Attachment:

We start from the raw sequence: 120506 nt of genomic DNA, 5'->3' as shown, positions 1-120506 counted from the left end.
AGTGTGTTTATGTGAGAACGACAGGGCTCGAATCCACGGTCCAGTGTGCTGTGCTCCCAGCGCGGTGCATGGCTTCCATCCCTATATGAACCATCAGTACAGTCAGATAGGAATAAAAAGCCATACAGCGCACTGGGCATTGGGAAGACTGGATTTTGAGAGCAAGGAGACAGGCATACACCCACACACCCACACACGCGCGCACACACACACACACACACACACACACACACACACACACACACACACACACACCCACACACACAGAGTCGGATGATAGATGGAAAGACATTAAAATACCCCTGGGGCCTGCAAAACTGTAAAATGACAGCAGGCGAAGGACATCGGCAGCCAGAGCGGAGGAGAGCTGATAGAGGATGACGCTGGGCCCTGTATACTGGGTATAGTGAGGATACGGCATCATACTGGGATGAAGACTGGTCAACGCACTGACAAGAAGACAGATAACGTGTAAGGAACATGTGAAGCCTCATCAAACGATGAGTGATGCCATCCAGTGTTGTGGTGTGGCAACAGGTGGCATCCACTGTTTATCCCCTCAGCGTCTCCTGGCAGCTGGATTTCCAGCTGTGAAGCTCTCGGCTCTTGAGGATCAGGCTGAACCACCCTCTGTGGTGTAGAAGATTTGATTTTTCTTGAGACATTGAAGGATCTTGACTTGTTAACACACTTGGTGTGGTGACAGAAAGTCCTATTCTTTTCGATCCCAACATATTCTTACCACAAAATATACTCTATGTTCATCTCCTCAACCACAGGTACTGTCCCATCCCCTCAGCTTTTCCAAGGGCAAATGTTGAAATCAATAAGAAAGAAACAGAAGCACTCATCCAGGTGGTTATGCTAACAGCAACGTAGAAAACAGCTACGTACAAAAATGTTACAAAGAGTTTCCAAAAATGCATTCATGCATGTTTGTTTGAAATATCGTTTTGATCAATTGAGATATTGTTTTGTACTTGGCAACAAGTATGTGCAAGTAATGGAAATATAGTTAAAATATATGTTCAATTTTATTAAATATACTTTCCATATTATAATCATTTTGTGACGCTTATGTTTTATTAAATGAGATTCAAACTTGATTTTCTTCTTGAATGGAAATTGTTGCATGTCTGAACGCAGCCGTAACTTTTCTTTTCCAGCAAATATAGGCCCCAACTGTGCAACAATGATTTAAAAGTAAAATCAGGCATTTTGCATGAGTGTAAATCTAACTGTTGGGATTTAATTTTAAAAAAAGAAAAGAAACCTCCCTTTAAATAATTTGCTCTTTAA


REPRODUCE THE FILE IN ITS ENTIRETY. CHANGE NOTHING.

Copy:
We start from the raw sequence: 120506 nt of genomic DNA, 5'->3' as shown, positions 1-120506 counted from the left end.
AGTGTGTTTATGTGAGAACGACAGGGCTCGAATCCACGGTCCAGTGTGCTGTGCTCCCAGCGCGGTGCATGGCTTCCATCCCTATATGAACCATCAGTACAGTCAGATAGGAATAAAAAGCCATACAGCGCACTGGGCATTGGGAAGACTGGATTTTGAGAGCAAGGAGACAGGCATACACCCACACACCCACACACGCGCGCACACACACACACACACACACACACACACACACACACACACACACACACACACCCACACACACAGAGTCGGATGATAGATGGAAAGACATTAAAATACCCCTGGGGCCTGCAAAACTGTAAAATGACAGCAGGCGAAGGACATCGGCAGCCAGAGCGGAGGAGAGCTGATAGAGGATGACGCTGGGCCCTGTATACTGGGTATAGTGAGGATACGGCATCATACTGGGATGAAGACTGGTCAACGCACTGACAAGAAGACAGATAACGTGTAAGGAACATGTGAAGCCTCATCAAACGATGAGTGATGCCATCCAGTGTTGTGGTGTGGCAACAGGTGGCATCCACTGTTTATCCCCTCAGCGTCTCCTGGCAGCTGGATTTCCAGCTGTGAAGCTCTCGGCTCTTGAGGATCAGGCTGAACCACCCTCTGTGGTGTAGAAGATTTGATTTTTCTTGAGACATTGAAGGATCTTGACTTGTTAACACACTTGGTGTGGTGACAGAAAGTCCTATTCTTTTCGATCCCAACATATTCTTACCACAAAATATACTCTATGTTCATCTCCTCAACCACAGGTACTGTCCCATCCCCTCAGCTTTTCCAAGGGCAAATGTTGAAATCAATAAGAAAGAAACAGAAGCACTCATCCAGGTGGTTATGCTAACAGCAACGTAGAAAACAGCTACGTACAAAAATGTTACAAAGAGTTTCCAAAAATGCATTCATGCATGTTTGTTTGAAATATCGTTTTGATCAATTGAGATATTGTTTTGTACTTGGCAACAAGTATGTGCAAGTAATGGAAATATAGTTAAAATATATGTTCAATTTTATTAAATATACTTTCCATATTATAATCATTTTGTGACGCTTATGTTTTATTAAATGAGATTCAAACTTGATTTTCTTCTTGAATGGAAATTGTTGCATGTCTGAACGCAGCCGTAACTTTTCTTTTCCAGCAAATATAGGCCCCAACTGTGCAACAATGATTTAAAAGTAAAATCAGGCATTTTGCATGAGTGTAAATCTAACTGTTGGGATTTAATTTTAAAAAAAGAAAAGAAACCTCCCTTTAAATAATTTGCTCTTTAA